And other questions you should ask before buying a home…
Many articles have been written on the buying vs renting question when it comes to buying a home, but most of the analysis tends to center on the dollars and cents side of the question. We read about tax advantages, investment potential, home buyer tax credits, income ratios—all important considerations, but all essentially monetary in nature.
Rather than crunching numbers, I’d like to consider the buying vs renting question from a mostly non-monetary angle, and discuss factors which are of at least equal importance in making the decision to buy or rent a home. Most have to do with lifestyles, attitudes and future prospects.
Employment mobility in the buying vs renting debate
How stable is your job? That’s a question that probably didn’t need to be asked a decade or more ago, but it’s crucial now. It isn’t just that jobs have become less certain, but also because the ability to profitably flip a house every 3-5 years to follow a new job isn’t an option any more.
People who work in healthcare, education, local government, or who are self-employed in established local businesses have the kind stability that supports long term home ownership. And almost ironically, having a successful portable business – one that isn’t dependent on location – can also provide stability.
However, if you’ve found yourself experiencing regular job transfers, extended periods of unemployment or if you work in a location where parallel opportunities in your line of work are rare, renting may be the better option.
Do you have, or plan to have a family?
A family is a major reason to own a home. Room to grow and a sense of permanence can’t be measured in money alone. Even more compelling: if you have – or expect to have – an aging family member to care for in your home, owning will be the better choice.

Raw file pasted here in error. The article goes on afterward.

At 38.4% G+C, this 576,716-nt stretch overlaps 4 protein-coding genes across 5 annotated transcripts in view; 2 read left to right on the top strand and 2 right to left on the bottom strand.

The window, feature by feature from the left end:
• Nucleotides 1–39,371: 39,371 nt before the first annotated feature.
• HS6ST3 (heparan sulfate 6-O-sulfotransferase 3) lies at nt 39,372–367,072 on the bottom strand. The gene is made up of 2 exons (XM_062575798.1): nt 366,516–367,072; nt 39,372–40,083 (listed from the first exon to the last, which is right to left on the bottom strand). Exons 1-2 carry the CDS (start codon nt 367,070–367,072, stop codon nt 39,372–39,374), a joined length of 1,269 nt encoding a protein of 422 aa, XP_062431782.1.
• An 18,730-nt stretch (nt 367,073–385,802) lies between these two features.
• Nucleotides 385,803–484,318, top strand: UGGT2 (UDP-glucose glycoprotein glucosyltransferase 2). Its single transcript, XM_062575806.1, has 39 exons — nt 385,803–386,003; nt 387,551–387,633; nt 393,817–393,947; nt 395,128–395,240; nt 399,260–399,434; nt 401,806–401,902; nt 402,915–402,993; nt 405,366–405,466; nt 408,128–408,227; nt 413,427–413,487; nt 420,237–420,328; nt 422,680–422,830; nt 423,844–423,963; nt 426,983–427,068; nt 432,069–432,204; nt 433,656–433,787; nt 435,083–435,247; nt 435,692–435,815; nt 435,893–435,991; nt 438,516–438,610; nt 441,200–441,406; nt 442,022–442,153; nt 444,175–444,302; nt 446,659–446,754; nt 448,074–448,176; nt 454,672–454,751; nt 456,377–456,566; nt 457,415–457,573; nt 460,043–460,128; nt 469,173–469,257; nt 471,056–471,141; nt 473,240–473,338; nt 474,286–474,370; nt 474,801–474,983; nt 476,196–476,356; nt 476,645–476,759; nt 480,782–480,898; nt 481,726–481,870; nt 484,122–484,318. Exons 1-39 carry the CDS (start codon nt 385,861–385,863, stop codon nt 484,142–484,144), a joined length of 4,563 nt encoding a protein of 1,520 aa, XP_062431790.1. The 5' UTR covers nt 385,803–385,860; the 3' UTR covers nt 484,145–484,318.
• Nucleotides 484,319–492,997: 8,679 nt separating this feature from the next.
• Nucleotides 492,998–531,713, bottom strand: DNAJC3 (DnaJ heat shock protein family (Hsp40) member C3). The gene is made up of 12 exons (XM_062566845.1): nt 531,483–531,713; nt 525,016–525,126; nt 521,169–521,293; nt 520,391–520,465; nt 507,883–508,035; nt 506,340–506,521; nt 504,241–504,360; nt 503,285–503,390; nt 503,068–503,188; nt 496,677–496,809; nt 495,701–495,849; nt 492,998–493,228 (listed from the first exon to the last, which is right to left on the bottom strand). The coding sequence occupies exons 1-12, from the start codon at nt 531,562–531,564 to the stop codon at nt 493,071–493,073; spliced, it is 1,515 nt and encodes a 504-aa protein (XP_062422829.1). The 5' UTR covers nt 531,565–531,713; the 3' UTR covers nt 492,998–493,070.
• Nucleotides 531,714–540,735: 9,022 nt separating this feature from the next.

Activities, hobbies and trades
From a pure financial standpoint, it may be cheaper to rent, but what if you like to work out and have a lot of exercise equipment? You probably won’t be able to store it – let alone use it – if you live in an apartment.
Likewise, you probably will be unable to create a garden, keep more than a single pet or run a plumbing business out of a house that you rent. If you have activities that are an integral part of your life or livelihood, you’re probably better off owning your home, even if it costs more money to do so.
It’s gotten much more difficult to qualify for a mortgage to purchase a home with a minimal down payment. The most basic alternative is a larger down payment, typically at least 20% of the purchase price.
I’ve never seen or heard this come up as a serious consideration in the buying vs renting debate, but there’s a lot at stake. We’re talking $100,000 on a $500,000 house, and that will be dead equity. You won’t be able to tap it for emergencies, investments, to buy a car or to help a sick or struggling relative. (Note: home equity lines are no longer easy to get!)
Do you have sufficient funds available for these contingencies over and above your down payment? Are you OK having most or all of your money tied up in a single asset? If not, renting may be the better option.
Would you buy a house if it didn’t rise in value?
The house price spiral of recent decades has fostered a sense of necessity: buy now or it will cost more later. Simply put, higher prices drove higher prices. Real estate turned into a tangible get-rich-quick scheme forcing us to buy in as early as possible. A house was no longer a home, but an investment, and like all investments, it succumbed to the boom/bust cycle.